A novel DFP tripeptide motif interacts with the coagulation factor XI apple 2 domain

Szu S. Wong, Søren Østergaard, Gareth Hall, Chan Li, Philip M. Williams, Henning Stennicke and Jonas Emsley

Key Points

  • A novel FXI binding tripeptide motif has sequence Asp-Phe-Pro (DFP).

  • FXI complex crystal structures reveal DFP peptides bound to the apple 2 domain.


Factor XI (FXI) is the zymogen of FXIa, which cleaves FIX in the intrinsic pathway of coagulation. FXI is known to exist as a dimer and interacts with multiple proteins via its 4 apple domains in the “saucer section” of the enzyme; however, to date, no complex crystal structure has been described. To investigate protein interactions of FXI, a large random peptide library consisting of 106 to 107 peptides was screened for FXI binding, which identified a series of FXI binding motifs containing the signature Asp-Phe-Pro (DFP) tripeptide. Motifs containing this core tripeptide were found in diverse proteins, including the known ligand high-molecular-weight kininogen (HK), as well as the extracellular matrix proteins laminin and collagen V. To define the binding site on FXI, we determined the crystal structure of FXI in complex with the HK-derived peptide NPISDFPDT. This revealed the location of the DFP peptide bound to the FXI apple 2 domain, and central to the interaction, the DFP phenylalanine side-chain inserts into a major hydrophobic pocket in the apple 2 domain and the isoleucine occupies a flanking minor pocket. Two further structures of FXI in complex with the laminin-derived peptide EFPDFP and a DFP peptide from the random screen demonstrated binding in the same pocket, although in a slightly different conformation, thus revealing some flexibility in the molecular interactions of the FXI apple 2 domain.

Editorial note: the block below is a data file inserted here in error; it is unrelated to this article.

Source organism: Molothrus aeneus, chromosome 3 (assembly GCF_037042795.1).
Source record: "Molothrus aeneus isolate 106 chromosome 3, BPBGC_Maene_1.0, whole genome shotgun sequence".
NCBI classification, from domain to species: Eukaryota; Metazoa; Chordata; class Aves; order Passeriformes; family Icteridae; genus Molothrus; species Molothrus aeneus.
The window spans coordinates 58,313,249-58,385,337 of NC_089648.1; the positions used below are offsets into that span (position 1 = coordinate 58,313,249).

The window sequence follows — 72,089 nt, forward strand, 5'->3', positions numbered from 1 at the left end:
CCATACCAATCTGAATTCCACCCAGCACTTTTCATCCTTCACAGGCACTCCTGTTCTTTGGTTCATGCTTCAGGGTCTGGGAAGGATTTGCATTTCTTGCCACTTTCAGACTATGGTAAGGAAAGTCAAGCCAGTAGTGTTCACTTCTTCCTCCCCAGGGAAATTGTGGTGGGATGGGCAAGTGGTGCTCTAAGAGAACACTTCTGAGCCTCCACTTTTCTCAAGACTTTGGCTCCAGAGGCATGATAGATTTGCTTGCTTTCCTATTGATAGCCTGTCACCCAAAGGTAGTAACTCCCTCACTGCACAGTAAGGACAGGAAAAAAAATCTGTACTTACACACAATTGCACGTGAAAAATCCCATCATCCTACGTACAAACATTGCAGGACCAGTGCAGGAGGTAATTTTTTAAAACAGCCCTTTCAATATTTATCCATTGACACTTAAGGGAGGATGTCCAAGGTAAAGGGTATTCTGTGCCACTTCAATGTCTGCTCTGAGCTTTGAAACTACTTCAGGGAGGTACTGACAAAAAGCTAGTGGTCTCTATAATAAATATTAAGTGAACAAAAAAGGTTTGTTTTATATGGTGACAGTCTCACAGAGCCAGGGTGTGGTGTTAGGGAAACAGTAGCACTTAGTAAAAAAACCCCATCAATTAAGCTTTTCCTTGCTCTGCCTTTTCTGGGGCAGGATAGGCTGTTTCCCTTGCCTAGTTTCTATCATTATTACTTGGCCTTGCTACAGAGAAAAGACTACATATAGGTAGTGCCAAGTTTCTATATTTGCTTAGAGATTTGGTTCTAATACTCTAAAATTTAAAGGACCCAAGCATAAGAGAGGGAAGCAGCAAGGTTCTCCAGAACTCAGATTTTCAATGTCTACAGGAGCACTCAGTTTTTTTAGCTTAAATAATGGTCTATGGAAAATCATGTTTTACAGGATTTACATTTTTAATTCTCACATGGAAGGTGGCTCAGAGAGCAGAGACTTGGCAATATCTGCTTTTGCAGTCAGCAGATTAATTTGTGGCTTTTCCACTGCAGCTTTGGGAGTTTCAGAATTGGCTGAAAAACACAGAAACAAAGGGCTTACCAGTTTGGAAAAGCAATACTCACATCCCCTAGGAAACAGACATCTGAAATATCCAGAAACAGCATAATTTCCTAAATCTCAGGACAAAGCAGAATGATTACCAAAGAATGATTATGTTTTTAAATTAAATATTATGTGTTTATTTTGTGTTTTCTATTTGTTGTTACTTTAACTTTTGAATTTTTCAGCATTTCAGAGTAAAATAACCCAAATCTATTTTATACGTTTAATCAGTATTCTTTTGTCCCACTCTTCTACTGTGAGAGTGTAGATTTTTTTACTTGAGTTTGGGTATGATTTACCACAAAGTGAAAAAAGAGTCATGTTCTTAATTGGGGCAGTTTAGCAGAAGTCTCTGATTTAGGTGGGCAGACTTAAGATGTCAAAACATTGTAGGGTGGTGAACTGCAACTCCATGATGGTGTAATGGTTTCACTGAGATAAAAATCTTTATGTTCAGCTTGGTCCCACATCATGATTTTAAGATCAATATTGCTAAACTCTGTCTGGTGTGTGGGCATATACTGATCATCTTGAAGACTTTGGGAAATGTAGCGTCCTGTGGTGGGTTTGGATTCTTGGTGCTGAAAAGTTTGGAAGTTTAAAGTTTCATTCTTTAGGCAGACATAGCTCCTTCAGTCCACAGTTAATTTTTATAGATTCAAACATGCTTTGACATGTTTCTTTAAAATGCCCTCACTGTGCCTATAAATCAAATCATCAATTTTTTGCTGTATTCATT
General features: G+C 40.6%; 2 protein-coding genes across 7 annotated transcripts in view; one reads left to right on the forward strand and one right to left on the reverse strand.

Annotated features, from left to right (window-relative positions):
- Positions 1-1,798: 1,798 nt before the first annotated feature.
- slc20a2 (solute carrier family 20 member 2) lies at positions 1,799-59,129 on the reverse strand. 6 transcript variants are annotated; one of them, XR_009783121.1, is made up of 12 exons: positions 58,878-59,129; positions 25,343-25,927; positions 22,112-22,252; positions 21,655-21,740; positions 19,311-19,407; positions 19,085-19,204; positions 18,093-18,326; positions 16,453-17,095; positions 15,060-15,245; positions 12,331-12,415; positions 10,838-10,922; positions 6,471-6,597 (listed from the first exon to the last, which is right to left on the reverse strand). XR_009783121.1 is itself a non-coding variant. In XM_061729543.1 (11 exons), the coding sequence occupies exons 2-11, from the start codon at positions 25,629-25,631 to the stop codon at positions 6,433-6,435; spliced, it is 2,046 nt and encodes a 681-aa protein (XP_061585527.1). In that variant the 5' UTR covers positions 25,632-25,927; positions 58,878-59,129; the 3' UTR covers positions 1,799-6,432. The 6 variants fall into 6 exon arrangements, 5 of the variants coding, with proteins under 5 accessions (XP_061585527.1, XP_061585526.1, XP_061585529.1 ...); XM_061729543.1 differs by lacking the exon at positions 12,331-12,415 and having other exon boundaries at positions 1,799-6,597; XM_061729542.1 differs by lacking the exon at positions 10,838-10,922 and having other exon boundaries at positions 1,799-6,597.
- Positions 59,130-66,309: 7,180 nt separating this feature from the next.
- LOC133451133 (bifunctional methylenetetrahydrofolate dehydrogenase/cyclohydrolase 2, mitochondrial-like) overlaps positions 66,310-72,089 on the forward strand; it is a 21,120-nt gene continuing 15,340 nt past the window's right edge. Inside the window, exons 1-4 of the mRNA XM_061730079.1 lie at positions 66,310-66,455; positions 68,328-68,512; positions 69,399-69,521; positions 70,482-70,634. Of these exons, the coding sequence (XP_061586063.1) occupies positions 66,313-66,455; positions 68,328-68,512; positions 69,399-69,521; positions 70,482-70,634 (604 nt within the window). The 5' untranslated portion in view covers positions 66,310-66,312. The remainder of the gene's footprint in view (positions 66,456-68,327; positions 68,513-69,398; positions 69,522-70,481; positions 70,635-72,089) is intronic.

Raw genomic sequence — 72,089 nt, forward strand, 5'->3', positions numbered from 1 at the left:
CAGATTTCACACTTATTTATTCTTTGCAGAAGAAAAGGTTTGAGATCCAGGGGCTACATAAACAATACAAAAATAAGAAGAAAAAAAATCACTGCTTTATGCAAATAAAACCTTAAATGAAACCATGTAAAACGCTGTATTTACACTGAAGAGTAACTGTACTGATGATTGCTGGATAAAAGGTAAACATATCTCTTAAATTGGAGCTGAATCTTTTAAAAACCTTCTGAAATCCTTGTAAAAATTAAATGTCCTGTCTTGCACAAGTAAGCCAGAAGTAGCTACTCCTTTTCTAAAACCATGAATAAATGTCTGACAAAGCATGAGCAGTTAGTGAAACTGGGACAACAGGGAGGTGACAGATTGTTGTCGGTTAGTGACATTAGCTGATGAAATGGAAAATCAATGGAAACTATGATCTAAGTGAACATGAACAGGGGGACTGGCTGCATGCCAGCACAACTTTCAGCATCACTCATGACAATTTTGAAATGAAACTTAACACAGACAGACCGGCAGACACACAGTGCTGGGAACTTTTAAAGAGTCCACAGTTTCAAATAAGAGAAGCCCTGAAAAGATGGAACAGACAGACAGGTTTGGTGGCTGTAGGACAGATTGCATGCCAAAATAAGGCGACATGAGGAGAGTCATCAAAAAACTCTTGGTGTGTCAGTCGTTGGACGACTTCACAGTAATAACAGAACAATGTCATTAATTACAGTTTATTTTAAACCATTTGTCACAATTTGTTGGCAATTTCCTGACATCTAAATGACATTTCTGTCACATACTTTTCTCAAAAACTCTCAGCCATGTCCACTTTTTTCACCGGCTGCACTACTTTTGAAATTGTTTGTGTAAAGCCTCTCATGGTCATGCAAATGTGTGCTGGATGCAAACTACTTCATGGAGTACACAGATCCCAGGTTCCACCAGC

The physiological function of coagulation factor XI (FXI) is poorly understood compared with the vitamin K–dependent coagulation proteases; people deficient in FXI do not show the strong bleeding phenotypes observed for FVIII and FIX deficiency.1 From a structural perspective, FXI is unique among the coagulation factors because it circulates as a disulfide-linked dimer.2-4 Each subunit has 607 amino acids, with four 90–amino acid apple domains (A1-A4) that, in the FXI monomer, assemble into a saucer-shaped disc, with the protease domain resting on top in an arrangement that we have described as a cup and saucer.5 Biochemical data have mapped protein interactions to the apple domains for diverse ligands, including substrate FIX,6 thrombin,7 platelet glycoprotein Ib,8 and high-molecular-weight kininogen (HK),9 but to date, no complex crystal structures have been determined to define the molecular basis of these interactions.10 FXI circulates in complex with cofactor HK.9 A close homolog of FXI is plasma coagulation factor prekallikrein (PK), which has the same domain structure, with 4 apple domains at the N-terminus. In common with FXI, PK also binds HK, but unlike FXI, PK is a monomeric protein.11

The 2 pathways contributing to blood coagulation in humans are the intrinsic pathway, which can be activated by FXIa cleaving FIX, and the extrinsic pathway, which is activated by tissue factor. In addition to the principal substrate FIX, FXIa has also been shown to cleave and inactivate tissue factor pathway inhibitor, promoting a pathway of intravascular thrombus formation.12 Several lines of evidence suggest that therapeutic intervention targeting FXI and HK has the potential for providing medicines with a safer anticoagulation profile than those currently available.1,13,14

Random combinatorial peptide libraries based on the one-bead-one-compound method have proved successful in identifying ligands for various macromolecular targets.15 By screening a random peptide library comprising 106 to 107 peptides, we have identified FXI binding peptides that all share the core motif Asp-Phe-Pro (DFP). Of importance, this motif can also be found in the cofactor HK, laminin, and collagen V. By determining 3 FXI-DFP peptide ligand complex structures, we show how synthetic DFP peptides interact with a pocket in the apple 2 domain and how the dimeric FXI orients 2 bound DFP peptides onto the same surface.


Synthesis and screening of peptide libraries